I'd think you be better off getting a stack of those shuttles instead.

The absolute best case SMP scaling is basically 95%. That is to say that in a perfect world, every time you double the processor count, you show 1.95x as much performance as you had before.

So going from one CPU to two is good, cost wise. Beyond that and you're getting into middle ground. 4 to 8 is in the diminishing returns arena.

The reason that cluster computing is so popular is exactly that. It's because in general, you really are better off with a pile of Shuttle SFF boxes than you are with a big-ass 4 CPU monster box that would probably cost you 2x as much as 4 complete Shuttle nForce2 boxes with the fastest available Athlon.

Too bad that right now you can only put 2 GB ram in them; until we can get 2 GB DIMMs, that won't be circumventible.

Actully, there is a supercomputer (that I think is in the top 500 in the world) that is a Beowulf cluster built with Shuttle Athlon boxes (all running Linux) with MyriNet interfaces in them.
:bounce:

Joel Hooks
01-27-2003, 09:36 PM
The shuttles are cool because you can make a bookshelf renderfarm. No need for the heavy markup on Racks and rackmount cases. I think the term rackmount really means 3x price.

Thalaxis
01-27-2003, 10:01 PM
Can't argue with you there :)

The price difference in rack and blade severs is a shame when it comes to building renderfarms, because they allow for even more compute density than Shuttle's boxes.

Of course, you can use Shuttle nForce2 box as a workstation, a gaming rig with Dolby Digital encoding, AND as a render node, which makes it a better buy all around ;)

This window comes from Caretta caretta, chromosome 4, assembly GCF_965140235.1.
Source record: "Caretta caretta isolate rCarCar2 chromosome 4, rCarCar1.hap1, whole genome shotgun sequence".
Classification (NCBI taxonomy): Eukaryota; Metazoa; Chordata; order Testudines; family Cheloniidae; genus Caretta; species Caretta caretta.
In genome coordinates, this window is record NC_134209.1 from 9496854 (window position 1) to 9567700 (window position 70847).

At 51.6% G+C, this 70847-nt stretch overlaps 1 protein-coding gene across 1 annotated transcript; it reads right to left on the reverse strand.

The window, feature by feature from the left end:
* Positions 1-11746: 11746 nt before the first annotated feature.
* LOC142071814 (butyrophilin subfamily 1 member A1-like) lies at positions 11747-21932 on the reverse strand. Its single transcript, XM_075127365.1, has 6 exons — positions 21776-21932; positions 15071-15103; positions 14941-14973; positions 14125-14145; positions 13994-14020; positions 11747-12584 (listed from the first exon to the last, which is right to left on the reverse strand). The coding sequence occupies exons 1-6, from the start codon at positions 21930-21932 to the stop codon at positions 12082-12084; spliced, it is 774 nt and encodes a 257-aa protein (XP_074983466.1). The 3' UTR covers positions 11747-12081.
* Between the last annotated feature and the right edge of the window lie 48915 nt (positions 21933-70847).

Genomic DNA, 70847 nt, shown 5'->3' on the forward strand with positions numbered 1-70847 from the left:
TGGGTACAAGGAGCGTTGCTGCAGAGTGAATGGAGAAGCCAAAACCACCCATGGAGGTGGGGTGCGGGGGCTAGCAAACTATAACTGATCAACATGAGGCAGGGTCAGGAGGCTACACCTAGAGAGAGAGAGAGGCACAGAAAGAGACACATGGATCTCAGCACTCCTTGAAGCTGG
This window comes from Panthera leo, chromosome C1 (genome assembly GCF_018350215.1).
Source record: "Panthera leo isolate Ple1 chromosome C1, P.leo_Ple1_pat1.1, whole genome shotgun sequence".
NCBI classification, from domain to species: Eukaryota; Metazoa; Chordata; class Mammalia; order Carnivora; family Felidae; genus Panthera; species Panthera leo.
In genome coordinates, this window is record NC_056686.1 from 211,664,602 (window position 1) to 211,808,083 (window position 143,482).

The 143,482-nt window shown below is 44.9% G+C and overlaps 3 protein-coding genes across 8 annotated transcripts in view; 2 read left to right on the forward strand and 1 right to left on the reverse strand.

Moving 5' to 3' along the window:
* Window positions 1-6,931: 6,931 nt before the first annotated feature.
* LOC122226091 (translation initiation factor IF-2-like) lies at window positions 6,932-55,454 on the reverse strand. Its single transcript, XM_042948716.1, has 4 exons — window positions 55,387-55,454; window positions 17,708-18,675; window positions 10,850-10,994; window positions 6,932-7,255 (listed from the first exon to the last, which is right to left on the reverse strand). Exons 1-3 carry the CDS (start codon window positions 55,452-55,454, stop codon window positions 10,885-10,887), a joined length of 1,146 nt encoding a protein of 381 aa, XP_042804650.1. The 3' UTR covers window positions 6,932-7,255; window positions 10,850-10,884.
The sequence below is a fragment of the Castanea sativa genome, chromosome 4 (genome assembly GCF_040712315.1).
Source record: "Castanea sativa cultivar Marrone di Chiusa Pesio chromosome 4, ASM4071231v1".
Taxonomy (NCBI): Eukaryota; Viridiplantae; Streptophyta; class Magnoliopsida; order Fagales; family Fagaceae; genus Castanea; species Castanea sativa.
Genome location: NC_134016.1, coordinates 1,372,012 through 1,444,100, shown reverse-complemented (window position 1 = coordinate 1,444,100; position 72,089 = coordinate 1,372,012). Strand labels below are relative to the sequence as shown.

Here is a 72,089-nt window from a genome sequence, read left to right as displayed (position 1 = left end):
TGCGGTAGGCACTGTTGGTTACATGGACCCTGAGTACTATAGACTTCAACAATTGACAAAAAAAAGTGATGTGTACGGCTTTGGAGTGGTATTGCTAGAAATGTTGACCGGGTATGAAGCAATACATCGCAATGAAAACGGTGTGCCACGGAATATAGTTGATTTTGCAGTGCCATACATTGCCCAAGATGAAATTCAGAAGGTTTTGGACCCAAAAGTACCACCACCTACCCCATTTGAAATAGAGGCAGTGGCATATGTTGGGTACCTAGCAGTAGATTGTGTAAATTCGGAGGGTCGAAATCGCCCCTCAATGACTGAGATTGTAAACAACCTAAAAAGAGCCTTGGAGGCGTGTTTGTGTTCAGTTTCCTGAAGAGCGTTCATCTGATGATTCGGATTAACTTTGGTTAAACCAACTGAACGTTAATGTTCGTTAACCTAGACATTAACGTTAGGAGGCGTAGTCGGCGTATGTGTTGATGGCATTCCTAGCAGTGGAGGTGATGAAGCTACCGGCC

beaker
01-27-2003, 10:55 PM
>>The last I heard, BlueSky was porting their proprietary rendering software to Linux -- on Itanium, building the first Itanium renderfram. (Must have had quite an AC unit, if you think Athlons run hot, just wait until you see the specs for Itanium and Itanium2.)

Blue sky used a farm of 2000 alpha's on Ice Age(can't remember if they were using Tru64 or linux in the first place), so like any company in the industry, porting from one unix to another is no big deal(which is why many companies like ILM tried to skip windows all together). The linux port of prman from irix/sun/alpha took 1 day.

elvis
01-27-2003, 11:37 PM
Originally posted by Thalaxis
WETA Digital runs most of their stuff with Linux, for 3D content creation, compositing, and rendering. I don't remember what platform their content mangement stuff is running in, though.
WETA use custom software built in-house. i believe they do some of their modelling in Maya also, but not the majority of it. their battle scenes were done with a piece of software called "massive".